Ken Penn is one of the most talented photographers to come out of the hardcore scene. Based in Richmond, VA, Ken's work has appeared in such print and online publications as W Magazine, Giuseppina Magazine, Animal Planet, and Vogue Italia. When he's not doing commercial and editorial shoots, he can be found at a number of music venues, capturing the best hardcore, metal, and hip-hop acts of today.
Yep, I had to invite Ken into the Photographer Spotlight series.
Where were you born and raised, and were your parents into the arts?
I grew up in Richmond, VA. My mom collected Asian-based art pieces from small sculptures to large carvings, but other than that, they didn’t do any sort of art.
What came first, your love for music, or your love for photography?
I would say music, my love for music is what got me to start photographing bands in the late '80s.
How did you discover hardcore/punk?
Via friends in high school when I moved to Richmond. I grew up with people in local straight edge bands at the time: Four Walls Falling, Fed Up, Set Straight, etc. Also, I went to shows here, DC, and in Virginia Beach. I was lucky to see most of the greats, the first time around. I came up in some old hardcore bands: Grip (New Age Records) which later had to change name to Dayspring, Cycle (Second Nature Recordings) and play in Time Flies from VA Beach for a short stint. Shared labels and played shows with the best bands of the early '90s.
Who were some of the photographers you looked up to during your formative years?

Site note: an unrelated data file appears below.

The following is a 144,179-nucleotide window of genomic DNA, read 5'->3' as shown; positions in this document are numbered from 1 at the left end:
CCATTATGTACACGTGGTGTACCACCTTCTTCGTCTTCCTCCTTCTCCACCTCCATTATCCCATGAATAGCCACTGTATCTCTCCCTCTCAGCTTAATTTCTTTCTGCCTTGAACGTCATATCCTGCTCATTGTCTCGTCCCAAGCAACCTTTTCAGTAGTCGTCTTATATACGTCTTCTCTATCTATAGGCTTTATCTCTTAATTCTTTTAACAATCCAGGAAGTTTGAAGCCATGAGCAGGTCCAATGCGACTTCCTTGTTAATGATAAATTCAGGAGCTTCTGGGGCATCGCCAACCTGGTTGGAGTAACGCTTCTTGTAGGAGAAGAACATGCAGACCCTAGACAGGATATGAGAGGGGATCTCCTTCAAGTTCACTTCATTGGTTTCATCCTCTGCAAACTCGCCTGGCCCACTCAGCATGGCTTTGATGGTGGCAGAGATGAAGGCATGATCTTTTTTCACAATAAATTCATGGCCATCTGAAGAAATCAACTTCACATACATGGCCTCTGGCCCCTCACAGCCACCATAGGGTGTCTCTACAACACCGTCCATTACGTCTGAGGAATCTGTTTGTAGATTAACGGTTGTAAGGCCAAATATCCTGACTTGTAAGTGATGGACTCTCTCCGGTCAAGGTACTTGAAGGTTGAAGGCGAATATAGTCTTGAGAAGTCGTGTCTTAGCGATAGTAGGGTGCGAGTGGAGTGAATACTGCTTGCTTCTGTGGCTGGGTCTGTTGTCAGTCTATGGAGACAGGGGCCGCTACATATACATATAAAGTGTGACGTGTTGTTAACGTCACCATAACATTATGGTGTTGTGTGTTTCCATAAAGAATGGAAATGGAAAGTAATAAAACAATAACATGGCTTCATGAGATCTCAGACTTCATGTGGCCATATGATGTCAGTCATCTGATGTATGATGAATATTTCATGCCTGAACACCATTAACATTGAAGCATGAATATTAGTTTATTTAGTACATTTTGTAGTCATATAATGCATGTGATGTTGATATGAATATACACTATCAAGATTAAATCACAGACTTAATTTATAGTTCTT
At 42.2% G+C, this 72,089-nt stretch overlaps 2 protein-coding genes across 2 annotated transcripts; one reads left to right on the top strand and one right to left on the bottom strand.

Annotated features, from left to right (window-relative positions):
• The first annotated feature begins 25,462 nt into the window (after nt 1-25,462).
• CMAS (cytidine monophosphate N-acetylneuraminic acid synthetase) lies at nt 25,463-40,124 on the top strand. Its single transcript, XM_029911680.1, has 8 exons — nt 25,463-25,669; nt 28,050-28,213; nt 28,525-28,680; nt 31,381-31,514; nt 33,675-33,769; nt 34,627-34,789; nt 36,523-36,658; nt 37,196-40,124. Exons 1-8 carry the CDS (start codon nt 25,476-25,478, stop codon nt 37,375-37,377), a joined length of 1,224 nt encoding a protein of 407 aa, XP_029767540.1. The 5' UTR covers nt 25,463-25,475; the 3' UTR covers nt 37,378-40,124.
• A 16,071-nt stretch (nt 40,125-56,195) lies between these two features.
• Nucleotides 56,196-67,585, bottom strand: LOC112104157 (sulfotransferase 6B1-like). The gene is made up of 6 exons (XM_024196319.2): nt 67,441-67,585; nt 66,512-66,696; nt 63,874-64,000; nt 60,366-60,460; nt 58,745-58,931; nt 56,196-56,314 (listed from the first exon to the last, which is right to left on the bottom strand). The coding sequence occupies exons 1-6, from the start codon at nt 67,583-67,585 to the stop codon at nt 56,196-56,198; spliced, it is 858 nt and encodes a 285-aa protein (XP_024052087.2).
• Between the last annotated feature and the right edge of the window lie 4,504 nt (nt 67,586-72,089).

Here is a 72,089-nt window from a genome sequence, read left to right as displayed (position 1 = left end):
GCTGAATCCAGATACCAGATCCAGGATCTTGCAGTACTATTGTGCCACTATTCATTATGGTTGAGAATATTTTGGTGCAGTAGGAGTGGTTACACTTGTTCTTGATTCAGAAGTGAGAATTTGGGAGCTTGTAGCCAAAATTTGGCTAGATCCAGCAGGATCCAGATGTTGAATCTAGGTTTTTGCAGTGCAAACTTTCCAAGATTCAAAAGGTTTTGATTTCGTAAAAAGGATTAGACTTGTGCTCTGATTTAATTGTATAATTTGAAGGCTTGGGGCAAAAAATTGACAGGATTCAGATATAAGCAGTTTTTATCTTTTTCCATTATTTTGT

For photographers in general, Glenn E. Friedman, of course, for his historical music archives from the punk/hardcore scenes back in the day to present. David LaChapelle was always someone I admired. In my fine art/commercial work I tend to push toward the more unusual or unique imagery as much as I can when possible or when a client wants that. Mann for his figurative body work. Helmut Newton for his figurative fashion work.
What is your camera and post set up?
I shoot shows with a Nikon D800 and D700 mainly, with a wide angle lens of some sort most times. For post, I use a mixture of Light Room, Capture One, and Photoshop.
Who are some of your favorite bands to shoot?
I would have to say, Down to Nothing, Turnstile, Cold World, and Bracewar because the band/crowd interaction is always sick.
If you could go back in time, who are some bands that you would have loved to shoot?
There are so many I would have loved to shoot, but back then I would goto shows and dance most of the time…bands I saw a bunch but never shot would be Bad Brains, Inside Out, and Fugazi.
What are the toughest aspects to shooting hardcore/punk shows?
Definitely not getting your camera or flash kicked across the room, and not being able to protect yourself from people diving or moshing because you have said camera in your hand.
Tell me about some newer bands that we should all be on the lookout for.
I'm sure everyone has heard Fireburn by now, simply unbelievable how amazing they are, and I bet they will be playing all the fests in the coming year so check them out. Bloodclot, which is John Joseph's new band with Todd Youth. John's vocals sound so powerful on the recording. Mindforce is one of my faves this year, for sure. The band goes off 100%, so good. A lot of the best new bands get invited to the United Blood Fest here in Richmond, VA every year. You should make plans to come to this fest because it's like no other.
Who are some modern-day photographers that you admire?
Sally Mann, Irving Penn, Markus Klinko, Ellen Von Unwerth all contemporary art or commercial photographers.
If you had to pick one of your photos that best encapsulates why you love shooting hardcore bands, which one would it by and why?
I love having the crowd and the band interaction show in the photos, showing the envirionment and the vibe at that very moment instead of a tight close up of the singer all the time.